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The Legend Of Korra: “The Revelation,”

Illustration for article titled iThe Legend Of Korra/i: “The Revelation,”
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No puttering around in villages of the week for The Legend Of Korra—this sucker is moving. In “The Revelation,” we find out that there are way more Equalists than the city suspected, that chi-blockers are more than capable of taking down the Avatar, and that Amon can energybend. (Maybe? It certainly looked a lot harder, not to mention more glow-y, the only other time we’ve seen it.) This does mean that there’s a lot less room for humor—when I looked at my notes to pick out stray observations, there weren’t nearly as many funny quotes to choose from, and it wasn’t because the jokes were suddenly bad. (Bolin’s holding it down.) There just… weren’t very many jokes. But the pace is understandable—we’re already a quarter of the way through the first season, believe it or not.

Korra herself seems to be progressing quickly, too—not only can she now float herself through those darn spinning gates, but her naïveté about city life and gray ethical areas seems to be cracking (though it took a cute boy pointing out her privilege to make it sink in). When Mako responds to her outrage about his sketchy past by yelling that she doesn’t know what she’s talking about, Korra seems to actually consider this for the first time. (Though she does immediately go bully the weaselly Equalist megaphone guy with bending, just like he said she would.) It’s also made clear that Korra’s had a really weird life with the White Lotus—her best friend is a polar-bear-dog, a fact which appropriately weirds Mako out. Korra’s clearly never had any real friends her own age; it’s amazing she’s as well-adjusted as she is.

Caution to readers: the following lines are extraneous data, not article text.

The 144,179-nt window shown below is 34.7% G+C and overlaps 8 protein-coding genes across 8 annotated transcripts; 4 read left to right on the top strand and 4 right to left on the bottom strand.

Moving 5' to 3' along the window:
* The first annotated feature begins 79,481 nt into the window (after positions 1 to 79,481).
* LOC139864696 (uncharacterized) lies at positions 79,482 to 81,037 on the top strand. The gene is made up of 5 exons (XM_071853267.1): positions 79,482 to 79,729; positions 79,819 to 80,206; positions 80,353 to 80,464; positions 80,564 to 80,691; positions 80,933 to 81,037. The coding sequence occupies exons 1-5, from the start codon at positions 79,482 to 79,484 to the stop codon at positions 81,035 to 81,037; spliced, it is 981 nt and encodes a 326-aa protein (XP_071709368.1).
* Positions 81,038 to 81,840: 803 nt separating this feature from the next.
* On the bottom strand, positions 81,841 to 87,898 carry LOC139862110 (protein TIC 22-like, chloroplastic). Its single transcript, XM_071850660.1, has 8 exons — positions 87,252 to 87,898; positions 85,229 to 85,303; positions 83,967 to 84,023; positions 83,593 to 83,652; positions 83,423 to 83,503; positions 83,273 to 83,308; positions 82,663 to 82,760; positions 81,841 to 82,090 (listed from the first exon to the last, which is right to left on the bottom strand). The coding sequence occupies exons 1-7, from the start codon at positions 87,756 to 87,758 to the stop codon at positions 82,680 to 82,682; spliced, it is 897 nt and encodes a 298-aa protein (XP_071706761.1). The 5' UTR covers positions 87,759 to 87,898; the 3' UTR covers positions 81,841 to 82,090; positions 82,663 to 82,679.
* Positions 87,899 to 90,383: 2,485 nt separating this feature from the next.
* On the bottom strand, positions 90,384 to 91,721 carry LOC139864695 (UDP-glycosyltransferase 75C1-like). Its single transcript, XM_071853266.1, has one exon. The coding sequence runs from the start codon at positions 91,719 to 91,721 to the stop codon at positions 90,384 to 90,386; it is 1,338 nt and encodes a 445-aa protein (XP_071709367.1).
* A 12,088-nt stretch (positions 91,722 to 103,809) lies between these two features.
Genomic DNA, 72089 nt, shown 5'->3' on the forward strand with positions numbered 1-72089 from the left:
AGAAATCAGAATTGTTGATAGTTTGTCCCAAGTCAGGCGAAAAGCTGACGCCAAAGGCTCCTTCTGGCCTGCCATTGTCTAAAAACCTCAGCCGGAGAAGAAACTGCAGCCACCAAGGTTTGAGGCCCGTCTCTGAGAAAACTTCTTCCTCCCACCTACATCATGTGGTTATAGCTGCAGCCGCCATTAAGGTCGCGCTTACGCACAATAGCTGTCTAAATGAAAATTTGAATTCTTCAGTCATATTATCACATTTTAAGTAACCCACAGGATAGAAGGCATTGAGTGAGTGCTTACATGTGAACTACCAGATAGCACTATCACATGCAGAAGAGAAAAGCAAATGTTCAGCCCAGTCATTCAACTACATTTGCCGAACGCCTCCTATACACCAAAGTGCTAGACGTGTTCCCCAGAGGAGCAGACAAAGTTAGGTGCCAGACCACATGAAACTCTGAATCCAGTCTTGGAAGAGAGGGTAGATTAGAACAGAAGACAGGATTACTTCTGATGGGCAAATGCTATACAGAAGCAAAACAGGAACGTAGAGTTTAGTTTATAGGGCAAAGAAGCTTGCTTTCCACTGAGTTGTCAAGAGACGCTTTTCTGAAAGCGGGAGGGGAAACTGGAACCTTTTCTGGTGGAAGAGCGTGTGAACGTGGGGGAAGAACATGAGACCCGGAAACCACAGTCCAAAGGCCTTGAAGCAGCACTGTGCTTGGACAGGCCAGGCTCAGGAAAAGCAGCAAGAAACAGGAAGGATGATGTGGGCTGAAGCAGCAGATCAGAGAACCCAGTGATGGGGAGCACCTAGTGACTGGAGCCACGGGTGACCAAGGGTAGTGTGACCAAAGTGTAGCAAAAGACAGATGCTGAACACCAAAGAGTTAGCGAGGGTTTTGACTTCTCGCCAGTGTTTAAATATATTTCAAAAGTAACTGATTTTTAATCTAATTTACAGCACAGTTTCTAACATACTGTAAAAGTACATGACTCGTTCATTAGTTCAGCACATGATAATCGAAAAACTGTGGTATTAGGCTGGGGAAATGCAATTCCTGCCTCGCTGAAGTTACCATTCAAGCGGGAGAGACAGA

Firebenders seem to occupy the most prominent criminal roles in this era, whether that’s a signal of something about the element or not: The head of the Triple Threat Triad is a firebender, one killed Mako and Bolin’s parents, another allegedly killed Amon’s family and scarred his face (though I’m not persuaded that’s the reason he wears a mask). Even Amon’s mustachioed sidekick is firebender-like with his electric sticks.

Speaking of that, you gotta love the irony of Mako getting zapped at least in part with electricity he’d funneled into the power plant the previous day. (I assume those weapons charge off the grid.) The scene of him working in the lightning factory, though brief, raises some interesting questions about Republic City. In a world with an easy, infinite power supply of dudes doing kung fu moves, would anyone even bother to develop generators or a power grid that rely only on science? It would be as profitable as marketing solar panels in the 1920s. What motivation is there to invent new energy sources when the one you’re using is cheap and seemingly inexhaustible?